Now the tough part for the Calabasas football team.
No matter how you split up the Marmonte League, as was done this season, when it was made into two separate five-team divisions, it is still one of the toughest leagues around.
Calabasas played its first official league game Friday night, but the home crowd in Calabasas couldn't distract visiting Moorpark, which came away with a 51-18 win in the league opener for both teams.
"They're a very good football team," said Calabasas' second-year head coach Christian Pierce.
The Coyotes (1-4 overall, 0-1 in league) trailed 7-5 after one quarter, having gotten on the board on a field goal by Ike Fuchs and a safety by Jordan Pierce.
"We got off to a good start," said Coach Pierce. Unfortunately, things began to unravel for the Coyotes late in the second quarter.
"We tried to convince the kids that (Moorpark) is a very good team and we have to play error-free football, but that didn't happen," said Pierce. "Our tackling was not what it's supposed to be."
Moorpark scored on a 15-yard touchdown pass from senior quarterback Austin Cole to Tyler Collet, a junior wide receiver.
Then on its next possession, the Musketeers scored when Chad Hansen, a senior wide receiver, caught a Cole pass and broke free for a 42-yard touchdown.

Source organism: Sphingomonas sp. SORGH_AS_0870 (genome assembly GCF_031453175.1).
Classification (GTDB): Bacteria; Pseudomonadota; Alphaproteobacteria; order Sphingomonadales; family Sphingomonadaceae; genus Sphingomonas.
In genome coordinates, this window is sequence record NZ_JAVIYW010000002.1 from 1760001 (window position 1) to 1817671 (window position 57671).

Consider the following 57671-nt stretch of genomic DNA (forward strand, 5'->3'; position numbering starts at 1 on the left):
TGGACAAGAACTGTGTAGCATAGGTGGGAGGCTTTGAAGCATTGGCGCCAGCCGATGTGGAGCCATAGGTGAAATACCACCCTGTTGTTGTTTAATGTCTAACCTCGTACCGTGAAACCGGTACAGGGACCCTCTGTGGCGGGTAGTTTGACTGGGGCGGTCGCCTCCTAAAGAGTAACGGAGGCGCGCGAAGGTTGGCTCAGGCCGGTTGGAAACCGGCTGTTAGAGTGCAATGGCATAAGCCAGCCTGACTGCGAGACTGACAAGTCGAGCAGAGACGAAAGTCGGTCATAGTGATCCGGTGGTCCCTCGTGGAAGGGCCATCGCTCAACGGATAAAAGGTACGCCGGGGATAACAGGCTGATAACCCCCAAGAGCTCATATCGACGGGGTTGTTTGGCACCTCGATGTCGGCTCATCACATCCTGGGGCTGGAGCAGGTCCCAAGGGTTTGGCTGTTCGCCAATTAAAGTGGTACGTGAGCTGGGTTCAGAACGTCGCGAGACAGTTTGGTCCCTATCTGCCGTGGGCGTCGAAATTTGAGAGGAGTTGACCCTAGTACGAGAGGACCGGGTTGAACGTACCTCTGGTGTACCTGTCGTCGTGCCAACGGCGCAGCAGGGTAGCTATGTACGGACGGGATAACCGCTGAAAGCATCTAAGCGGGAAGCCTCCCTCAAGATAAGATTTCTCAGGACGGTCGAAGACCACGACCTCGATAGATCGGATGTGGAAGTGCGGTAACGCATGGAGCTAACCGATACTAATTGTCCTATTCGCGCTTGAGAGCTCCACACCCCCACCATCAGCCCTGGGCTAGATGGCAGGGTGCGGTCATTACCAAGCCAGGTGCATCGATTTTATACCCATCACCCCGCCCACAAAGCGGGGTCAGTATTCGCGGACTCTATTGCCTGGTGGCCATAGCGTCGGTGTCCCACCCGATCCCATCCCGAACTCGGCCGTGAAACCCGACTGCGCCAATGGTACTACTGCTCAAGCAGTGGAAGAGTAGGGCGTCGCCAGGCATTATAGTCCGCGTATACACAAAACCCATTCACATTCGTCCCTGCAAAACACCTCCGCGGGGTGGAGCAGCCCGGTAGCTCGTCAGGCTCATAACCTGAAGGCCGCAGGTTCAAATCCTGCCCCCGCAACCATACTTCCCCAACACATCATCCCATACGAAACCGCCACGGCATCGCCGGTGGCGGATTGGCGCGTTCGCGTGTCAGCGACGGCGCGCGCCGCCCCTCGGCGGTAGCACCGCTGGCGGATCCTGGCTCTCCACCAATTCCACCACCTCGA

Pierce said that three Coyotes missed open field tackles on the play and that was "The first straw that broke the back."
But it was the ensuing kickoff that really got Pierce hot. Moorpark's kick was short and the ball bounced in front of the Coyotes' return men at around the 17 or 18-yard line.
Loose play on kickoff leads to Moorpark TD
No one advanced quickly enough to pick up the short kick and Moorpark recovered the ball. Pierce said it was his deep men's responsibility to get possession.
"That sent me through the roof," Pierce said. "That's the one I don't understand."
Moorpark (4-1, 1-0) scored two plays later when Aaron Stanton, a senior running back, ran for a 22-yard touchdown.
The failure to respond to the short kickoff by his players left Pierce proverbially scratching his head. He spoke of the need to have a higher "Football IQ."